How Chrysler’s Nimble Cargo Van Sprints Its Way to the Top
Tudor Hampton/ENR
Clients keep spending shots, but Salcedo ran out of wall space.

Speciality contractors in the Midwest may know of Walter Salcedo, who claims to sell 700 Dodge Sprinter vans a year while most dealers average 270. Those who don’t know him will probably see his work eventually, as the Europe-inspired cargo van gains more edge in the U.S.

Salcedo works for Sherman Dodge in Skokie, Ill., where we tested the BLUETEC Ram. He is a fast talker, but not for lack of a good product. A testament to the throngs of contractors using Sprinter vans is Salcedo’s office wall, where dozens of photos of clients’ vehicles hang. “It started out as one picture,” he says. “The boss says, ‘What a great idea!’” Now, Salcedo has to turn away donors because he ran out of space.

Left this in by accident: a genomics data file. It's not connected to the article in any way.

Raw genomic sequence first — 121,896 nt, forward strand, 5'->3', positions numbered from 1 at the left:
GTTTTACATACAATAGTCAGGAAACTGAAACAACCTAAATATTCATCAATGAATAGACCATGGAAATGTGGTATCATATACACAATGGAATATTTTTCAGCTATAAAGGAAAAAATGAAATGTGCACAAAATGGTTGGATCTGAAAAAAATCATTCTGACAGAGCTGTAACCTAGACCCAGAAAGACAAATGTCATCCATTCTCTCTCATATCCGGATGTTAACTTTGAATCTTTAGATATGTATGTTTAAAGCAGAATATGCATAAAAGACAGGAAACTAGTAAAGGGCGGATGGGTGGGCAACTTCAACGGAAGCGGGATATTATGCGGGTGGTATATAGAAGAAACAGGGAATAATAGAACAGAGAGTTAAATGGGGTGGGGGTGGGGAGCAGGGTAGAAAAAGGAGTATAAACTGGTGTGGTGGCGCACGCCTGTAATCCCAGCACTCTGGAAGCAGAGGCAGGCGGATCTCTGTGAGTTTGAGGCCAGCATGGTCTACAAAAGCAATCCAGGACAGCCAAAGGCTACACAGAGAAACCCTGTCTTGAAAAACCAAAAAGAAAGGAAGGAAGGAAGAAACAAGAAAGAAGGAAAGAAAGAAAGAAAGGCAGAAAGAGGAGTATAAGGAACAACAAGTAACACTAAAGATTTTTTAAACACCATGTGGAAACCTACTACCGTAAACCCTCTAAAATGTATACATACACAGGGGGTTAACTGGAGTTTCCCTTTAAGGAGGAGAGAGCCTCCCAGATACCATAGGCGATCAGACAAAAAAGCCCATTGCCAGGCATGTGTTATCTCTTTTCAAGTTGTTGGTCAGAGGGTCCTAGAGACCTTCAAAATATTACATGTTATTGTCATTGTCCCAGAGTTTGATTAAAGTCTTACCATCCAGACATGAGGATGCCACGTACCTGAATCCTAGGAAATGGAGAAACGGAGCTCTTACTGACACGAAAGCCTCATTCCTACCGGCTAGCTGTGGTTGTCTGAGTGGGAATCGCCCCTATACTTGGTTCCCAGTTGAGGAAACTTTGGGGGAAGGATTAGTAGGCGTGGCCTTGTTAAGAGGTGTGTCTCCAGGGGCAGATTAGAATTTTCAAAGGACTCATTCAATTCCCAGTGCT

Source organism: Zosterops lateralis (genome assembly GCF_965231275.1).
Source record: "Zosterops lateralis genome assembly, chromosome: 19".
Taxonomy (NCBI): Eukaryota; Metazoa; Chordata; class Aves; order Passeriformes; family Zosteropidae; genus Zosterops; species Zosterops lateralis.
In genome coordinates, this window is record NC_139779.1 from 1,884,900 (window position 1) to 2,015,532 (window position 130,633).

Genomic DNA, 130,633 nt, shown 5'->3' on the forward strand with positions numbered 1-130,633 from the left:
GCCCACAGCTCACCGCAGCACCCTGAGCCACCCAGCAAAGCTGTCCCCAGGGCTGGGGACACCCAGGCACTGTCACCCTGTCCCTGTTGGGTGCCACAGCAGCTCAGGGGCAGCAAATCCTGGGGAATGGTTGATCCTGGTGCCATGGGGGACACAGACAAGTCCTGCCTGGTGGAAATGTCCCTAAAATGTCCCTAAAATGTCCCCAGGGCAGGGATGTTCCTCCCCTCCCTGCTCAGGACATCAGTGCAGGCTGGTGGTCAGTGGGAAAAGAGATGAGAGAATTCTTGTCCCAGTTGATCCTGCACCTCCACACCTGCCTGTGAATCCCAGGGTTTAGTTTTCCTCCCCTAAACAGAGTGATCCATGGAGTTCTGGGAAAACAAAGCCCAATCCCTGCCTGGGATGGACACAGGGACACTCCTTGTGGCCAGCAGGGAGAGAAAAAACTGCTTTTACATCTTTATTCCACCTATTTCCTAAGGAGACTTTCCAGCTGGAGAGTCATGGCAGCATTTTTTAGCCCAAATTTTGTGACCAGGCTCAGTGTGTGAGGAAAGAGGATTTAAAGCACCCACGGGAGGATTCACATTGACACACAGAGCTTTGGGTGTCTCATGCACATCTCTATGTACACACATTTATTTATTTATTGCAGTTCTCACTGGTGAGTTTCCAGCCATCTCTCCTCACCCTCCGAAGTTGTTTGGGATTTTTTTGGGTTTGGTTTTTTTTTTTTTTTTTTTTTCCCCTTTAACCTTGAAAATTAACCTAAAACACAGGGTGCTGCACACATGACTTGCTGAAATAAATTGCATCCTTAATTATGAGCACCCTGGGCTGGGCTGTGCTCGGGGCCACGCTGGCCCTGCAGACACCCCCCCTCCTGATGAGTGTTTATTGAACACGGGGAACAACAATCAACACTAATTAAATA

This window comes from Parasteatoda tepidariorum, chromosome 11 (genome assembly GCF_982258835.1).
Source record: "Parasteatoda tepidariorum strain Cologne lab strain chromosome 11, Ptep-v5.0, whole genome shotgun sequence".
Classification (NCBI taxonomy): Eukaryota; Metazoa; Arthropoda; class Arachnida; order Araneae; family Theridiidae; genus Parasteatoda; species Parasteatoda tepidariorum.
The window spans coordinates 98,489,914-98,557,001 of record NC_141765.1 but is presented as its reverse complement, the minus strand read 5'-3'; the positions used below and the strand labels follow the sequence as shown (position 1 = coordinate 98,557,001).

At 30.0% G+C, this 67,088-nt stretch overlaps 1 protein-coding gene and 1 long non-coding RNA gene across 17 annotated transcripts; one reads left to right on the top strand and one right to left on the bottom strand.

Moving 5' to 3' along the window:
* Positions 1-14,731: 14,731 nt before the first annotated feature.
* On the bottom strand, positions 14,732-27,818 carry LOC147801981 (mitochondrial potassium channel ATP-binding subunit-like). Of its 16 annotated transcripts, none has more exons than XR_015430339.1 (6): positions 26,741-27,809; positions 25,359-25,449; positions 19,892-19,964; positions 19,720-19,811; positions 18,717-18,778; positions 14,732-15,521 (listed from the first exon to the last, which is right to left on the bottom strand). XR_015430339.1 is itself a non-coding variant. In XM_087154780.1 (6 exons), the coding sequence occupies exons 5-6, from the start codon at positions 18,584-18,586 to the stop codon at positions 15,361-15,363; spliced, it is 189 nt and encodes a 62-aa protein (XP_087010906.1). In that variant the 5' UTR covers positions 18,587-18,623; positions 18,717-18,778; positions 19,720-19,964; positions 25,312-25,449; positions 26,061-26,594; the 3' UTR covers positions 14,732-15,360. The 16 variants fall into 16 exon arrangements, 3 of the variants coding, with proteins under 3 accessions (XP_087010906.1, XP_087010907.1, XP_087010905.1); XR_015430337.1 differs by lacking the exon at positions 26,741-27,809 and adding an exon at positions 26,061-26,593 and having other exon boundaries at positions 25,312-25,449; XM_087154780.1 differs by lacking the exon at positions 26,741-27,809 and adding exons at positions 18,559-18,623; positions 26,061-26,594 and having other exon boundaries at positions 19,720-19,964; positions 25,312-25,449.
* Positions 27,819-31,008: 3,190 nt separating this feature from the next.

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Part of Sprinter’s advantage over other vans, he says, is an economical, V-6 engine packed with electronic controls that monitor efficiency and safety. Users can stand up in the back, and the rear doors open a wide 270 degrees. Dodge just set pricing for next year’s base Sprinter at $36,105. A stripped chassis starts at $33,900.

Mercedes designed the Sprinter. In the U.S., it is branded by Dodge of Chrysler LLC, now under private-equity ownership. The nimble van gets well over 20 miles per gallon and carries a maximum 600 cu ft of goods inside.

Since its U.S. introduction in 2003, Sprinter has rocketed to the top of the full-size van segment, with 21,961 units sold last year. It now is Dodge’s flagship construction vehicle, especially in cities, as the brand pushes what it calls an “onslaught” of the work-truck market. If it can keep making commercial hits like Sprinter, Dodge could rise to pacesetter status.